“He is a leader that moves people and agendas,” Kang said of Oh and their budding friendship.

Thirty minutes later across from the Han River at Korea’s National Assembly building, Kang stepped from a tour bus and was greeted with a vigorous handshake from his boyhood friend, Korean General Secretary Kye Dong Park. Walking shoulder to shoulder up the steps of the landmark government building, which houses the Korean legislature, the two seemed like they’d never been apart. Park led Kang and the Irvine delegation on a rare after-hours tour of the Assembly’s chambers, and then he hosted a private dinner there, which was further confirmation of Kang’s widening reputation on the Korean peninsula. One reason is the connection between Korea and Orange County, which has nearly 55,500 Koreans, third highest in the U.S. Kang gets it and wants to leverage the ties by bringing more Korean businesses and investors to Irvine.

With tours of Samsung’s Suwon Complex, Samil Pharmaceuticals and the Hyundai-Kia R&D Center still ahead, Kang is trying to impress on the business leaders on this trip that Irvine and, frankly, Orange County, must get aggressive about attracting new business. Kang knows his vision is ambitious, but doing nothing to create new jobs is unacceptable. That’s one big reason he has traveled halfway around the world. The other was plain as day as he stood smiling in Incheon Airport today. Like most native sons and daughters, it’s special to come home.

Irvine Mayor Sukhee Kang just stepped off
Korean Air onto his native soil in Korea Wednesday at noon.

Irvine Mayor Sukhee Kang and Seoul, Korea, Mayor
Se-hoon Oh pause together.

Downtown Seoul from the 23rd floor of the Lotte Hotel

OC METRO Publisher blogs at Narita International Airport
Wednesday morning waiting to board Korean Air bound for Seoul.

I’m exhausted and hungry and I haven’t...
I’m exhausted and hungry and I haven’t missed a single meal halfway through this eight-day friendship-and-trade mission to the Far East. The truth is I’m so busy trying to mind my p's and q's that I have missed entire courses. Mind you, I was raised right and it’s been a long time since my table manners were called into question. But the fear of creating an international incident here in Tsukuba has my stomach in knots. I’m approaching each meal with a detailed game plan that would make Emily Post proud. I’ve created a cheat sheet of “Do's and Don’ts” that I study right up to mealtime. It’s a wonder I’ve even been able to focus for more than five minutes on the business at hand, touring Irvine’s sister city of Tsukuba and, more importantly, developing business ties in north Asia.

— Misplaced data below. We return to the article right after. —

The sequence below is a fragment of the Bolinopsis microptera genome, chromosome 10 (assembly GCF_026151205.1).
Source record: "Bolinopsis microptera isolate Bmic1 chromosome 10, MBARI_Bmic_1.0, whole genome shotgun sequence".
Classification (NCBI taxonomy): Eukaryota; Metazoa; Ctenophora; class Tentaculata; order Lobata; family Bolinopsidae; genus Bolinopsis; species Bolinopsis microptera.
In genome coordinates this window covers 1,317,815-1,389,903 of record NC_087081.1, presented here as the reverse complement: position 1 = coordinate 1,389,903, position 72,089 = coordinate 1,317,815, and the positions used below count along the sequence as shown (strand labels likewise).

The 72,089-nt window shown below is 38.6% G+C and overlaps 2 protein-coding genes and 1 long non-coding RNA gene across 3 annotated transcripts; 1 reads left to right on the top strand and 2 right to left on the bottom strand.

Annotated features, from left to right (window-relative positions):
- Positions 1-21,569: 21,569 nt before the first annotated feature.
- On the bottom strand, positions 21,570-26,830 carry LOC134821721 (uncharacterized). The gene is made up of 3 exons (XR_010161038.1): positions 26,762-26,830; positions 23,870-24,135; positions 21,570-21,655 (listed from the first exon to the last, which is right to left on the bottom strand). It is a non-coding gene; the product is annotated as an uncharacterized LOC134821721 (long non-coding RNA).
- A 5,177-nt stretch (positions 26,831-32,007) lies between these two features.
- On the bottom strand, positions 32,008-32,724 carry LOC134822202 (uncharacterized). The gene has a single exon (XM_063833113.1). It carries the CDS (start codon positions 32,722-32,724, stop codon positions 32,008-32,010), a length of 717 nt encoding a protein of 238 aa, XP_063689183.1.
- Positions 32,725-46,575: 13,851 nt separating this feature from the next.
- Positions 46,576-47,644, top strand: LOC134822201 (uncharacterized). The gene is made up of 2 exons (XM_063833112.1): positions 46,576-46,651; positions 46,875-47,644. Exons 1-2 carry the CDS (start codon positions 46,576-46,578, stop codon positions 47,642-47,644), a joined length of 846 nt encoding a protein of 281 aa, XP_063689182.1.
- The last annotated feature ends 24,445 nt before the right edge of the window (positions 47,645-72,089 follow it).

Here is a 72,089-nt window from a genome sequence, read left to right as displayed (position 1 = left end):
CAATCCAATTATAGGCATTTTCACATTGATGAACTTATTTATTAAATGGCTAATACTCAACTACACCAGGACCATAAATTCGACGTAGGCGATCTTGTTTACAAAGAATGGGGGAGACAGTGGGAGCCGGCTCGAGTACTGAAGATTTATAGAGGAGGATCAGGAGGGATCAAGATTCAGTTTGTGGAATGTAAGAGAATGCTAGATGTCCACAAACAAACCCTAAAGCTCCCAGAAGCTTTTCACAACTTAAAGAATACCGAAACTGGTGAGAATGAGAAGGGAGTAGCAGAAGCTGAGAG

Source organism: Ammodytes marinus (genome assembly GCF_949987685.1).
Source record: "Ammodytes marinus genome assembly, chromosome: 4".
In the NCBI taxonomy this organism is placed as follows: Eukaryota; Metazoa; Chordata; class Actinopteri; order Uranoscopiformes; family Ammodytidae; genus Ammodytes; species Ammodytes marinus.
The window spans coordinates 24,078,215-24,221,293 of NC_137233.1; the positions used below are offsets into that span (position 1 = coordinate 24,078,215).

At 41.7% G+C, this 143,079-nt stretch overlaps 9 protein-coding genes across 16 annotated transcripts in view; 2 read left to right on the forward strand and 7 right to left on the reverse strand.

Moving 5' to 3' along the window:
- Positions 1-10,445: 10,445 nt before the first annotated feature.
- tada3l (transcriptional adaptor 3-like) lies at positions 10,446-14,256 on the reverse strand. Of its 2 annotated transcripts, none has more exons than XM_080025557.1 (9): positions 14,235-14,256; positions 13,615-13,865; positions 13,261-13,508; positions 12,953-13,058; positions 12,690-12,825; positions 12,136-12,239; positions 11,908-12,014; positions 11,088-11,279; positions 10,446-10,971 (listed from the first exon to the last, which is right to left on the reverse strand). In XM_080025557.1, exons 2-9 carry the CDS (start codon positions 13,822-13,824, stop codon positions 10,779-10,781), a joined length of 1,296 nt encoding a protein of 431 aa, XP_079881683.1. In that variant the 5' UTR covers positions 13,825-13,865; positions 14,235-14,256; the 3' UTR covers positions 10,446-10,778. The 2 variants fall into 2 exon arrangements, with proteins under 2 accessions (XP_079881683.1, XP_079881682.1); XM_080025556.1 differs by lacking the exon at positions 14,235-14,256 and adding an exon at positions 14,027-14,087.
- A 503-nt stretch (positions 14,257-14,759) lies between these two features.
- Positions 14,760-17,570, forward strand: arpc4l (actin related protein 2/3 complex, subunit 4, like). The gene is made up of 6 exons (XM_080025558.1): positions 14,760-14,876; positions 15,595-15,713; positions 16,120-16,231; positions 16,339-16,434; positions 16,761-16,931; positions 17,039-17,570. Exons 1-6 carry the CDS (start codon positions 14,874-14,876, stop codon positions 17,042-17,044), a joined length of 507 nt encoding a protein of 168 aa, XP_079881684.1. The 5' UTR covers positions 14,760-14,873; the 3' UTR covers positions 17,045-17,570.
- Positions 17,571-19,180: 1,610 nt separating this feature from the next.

From where to place the chopsticks on the table to who pours who a beverage and when, I’m a stress-mess as I try to impress our foreign hosts with the California cool. Cool? Hell, I’m a perspiring pool of nerves as I survey each dining room looking for clues and tip offs on my next move. Seasoned world travelers or diplomats know this etiquette inside and out. But so far I’ve been about as smooth at meals as a preschooler at the adult table for Thanksgiving. And what’s with no napkins? We get a washcloth to start each meal, so at least I start tidy and clean. But by the third course, using chopsticks on rice, finger-sized vegetables and Japanese delicacies, I’m done. Just hose me down.

Food is great, in fact, it's world class. Though someone forgot to tell me it was braised beef cheek (yes, you read that right) until I finished half of what I told Assistant City Manager Wally Kreutzen was a short rib. Delicious, but I’m still pondering which cheek I had. Oh well, I’m certain I’ll get better at this once we reach South Korea. However, Patrick Strader of Starpointe Ventures has promised more culinary surprises when we reach Seoul. Great, I am barely getting out of Japan with Churm Media’s reputation hanging by a thread, and now I’m going to a city known for street food of any spice. This trip is better than Nutrisystem.

Help! All I want to do is order a No. 2 at Wahoo’s and relax.

Patrick Strader of Starpointe Ventures
and Emile Haddad of Five Point Communities
at lunch in Tsukuba.

Take a look at a traditional Japanese lunch
in Tsukuba.

Here are appetizers at a French-Japanese restaurant in Japan.
All 24 guests received the exact same plate.
Fish, vegetables and a chicken ball.